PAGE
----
On Sunday, the Arab League endorsed international action against the Syrian government, but did not endorse Obama's proposed plans.
The Arab League has 22 members, including Egypt, Iraq, Libya, Morocco, Jordan, Algeria, Saudi Arabia and Kuwait.
Obama's proposal has very little support around the world.
"We are alone," Manchin said. "Germany has pulled out. Great Britain had a vote against it. And an awful lot of my colleagues don't see the 'uptick' in this action."
Two terrorist groups are involved in the conflict, Manchin pointed out. Some rebels are linked to al-Qaeda, while Hezbollah supports the Assad government. Iran and Russia also support Assad.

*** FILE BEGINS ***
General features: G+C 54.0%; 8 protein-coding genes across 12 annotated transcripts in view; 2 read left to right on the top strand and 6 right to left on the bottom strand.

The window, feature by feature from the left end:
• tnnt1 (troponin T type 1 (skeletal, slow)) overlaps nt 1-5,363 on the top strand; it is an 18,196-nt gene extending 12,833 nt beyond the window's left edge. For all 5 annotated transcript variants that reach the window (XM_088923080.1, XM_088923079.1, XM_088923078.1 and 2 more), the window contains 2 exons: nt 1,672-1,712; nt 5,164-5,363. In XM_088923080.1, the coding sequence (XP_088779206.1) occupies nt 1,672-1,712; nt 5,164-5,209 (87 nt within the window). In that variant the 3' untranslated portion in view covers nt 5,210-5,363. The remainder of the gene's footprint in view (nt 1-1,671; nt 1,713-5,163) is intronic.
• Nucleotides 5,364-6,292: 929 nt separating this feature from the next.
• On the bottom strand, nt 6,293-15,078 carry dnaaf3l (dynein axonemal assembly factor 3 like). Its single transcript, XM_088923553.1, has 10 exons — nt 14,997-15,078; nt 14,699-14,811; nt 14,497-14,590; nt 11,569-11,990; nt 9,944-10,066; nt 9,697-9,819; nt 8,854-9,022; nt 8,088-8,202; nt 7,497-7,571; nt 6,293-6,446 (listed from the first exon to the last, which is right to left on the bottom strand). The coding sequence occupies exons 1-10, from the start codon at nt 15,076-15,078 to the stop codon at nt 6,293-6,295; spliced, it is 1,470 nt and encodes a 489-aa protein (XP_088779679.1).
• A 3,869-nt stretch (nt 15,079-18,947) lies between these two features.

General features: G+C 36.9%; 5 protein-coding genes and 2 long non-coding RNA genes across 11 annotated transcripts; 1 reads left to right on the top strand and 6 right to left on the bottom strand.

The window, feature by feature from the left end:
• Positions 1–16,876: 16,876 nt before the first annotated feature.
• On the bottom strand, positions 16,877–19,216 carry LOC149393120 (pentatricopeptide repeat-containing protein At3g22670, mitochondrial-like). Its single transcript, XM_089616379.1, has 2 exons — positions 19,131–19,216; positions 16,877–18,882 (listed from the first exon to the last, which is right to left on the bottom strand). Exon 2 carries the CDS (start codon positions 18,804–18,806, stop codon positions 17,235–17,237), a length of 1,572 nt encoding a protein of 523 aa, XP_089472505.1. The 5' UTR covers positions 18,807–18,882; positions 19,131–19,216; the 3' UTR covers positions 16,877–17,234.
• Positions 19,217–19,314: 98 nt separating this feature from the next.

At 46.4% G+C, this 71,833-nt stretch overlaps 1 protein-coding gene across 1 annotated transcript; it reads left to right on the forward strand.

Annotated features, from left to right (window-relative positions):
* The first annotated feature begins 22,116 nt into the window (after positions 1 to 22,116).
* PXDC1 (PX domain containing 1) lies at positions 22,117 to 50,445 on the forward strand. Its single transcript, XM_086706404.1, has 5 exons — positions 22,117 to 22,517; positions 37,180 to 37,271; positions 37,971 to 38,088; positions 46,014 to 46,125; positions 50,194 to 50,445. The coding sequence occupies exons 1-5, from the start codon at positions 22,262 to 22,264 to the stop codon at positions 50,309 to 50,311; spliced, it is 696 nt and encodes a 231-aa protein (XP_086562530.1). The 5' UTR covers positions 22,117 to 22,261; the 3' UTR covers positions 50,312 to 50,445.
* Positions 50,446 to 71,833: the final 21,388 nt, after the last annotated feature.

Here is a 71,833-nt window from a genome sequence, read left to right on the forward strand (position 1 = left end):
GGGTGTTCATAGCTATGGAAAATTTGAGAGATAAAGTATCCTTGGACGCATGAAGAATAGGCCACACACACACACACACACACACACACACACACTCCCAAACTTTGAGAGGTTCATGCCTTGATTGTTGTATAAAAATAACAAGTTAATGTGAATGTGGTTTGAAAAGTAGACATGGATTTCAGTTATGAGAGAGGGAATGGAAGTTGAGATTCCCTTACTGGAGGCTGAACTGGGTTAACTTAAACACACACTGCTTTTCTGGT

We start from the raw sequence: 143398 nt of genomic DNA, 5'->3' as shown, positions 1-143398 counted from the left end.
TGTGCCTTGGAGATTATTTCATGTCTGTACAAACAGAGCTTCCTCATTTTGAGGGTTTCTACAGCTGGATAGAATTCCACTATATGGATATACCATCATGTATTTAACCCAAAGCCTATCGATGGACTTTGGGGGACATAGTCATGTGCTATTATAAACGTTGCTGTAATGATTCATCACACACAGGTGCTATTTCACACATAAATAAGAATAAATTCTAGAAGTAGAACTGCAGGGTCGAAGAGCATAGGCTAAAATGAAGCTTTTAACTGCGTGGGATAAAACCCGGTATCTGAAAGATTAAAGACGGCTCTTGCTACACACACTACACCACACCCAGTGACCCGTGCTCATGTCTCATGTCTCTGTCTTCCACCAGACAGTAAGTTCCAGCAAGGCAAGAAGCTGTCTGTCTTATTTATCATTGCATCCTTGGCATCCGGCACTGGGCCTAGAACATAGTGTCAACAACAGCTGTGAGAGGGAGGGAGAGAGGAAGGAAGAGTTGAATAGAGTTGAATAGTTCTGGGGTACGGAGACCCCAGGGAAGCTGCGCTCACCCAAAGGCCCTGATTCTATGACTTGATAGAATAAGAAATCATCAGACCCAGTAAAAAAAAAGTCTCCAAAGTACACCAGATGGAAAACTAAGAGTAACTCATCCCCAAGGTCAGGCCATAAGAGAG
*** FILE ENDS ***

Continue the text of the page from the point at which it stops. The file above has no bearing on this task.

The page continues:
"We don't have a friend on either side and there is no imminent threat to the U.S.," Manchin said.
"This is a democracy. I applaud the president to bring this to a vote. I am still very open-minded.
"Afghanistan is not going well. We need to get out of there. What would make me think another intervention in Syria would have a different result?"
After a White House briefing last Friday, a statement from Manchin said, "I am deeply concerned by the use of chemical weapons in Syria against innocent people.
But after over a decade of war in the Middle East, there needs to be compelling evidence that there is an imminent threat to the security of the American people or our allies before any military action is taken. I do not believe that this situation meets that threshold."Reach Paul J. Nyden at pjny...@wvgazette.com or 304-348-5164.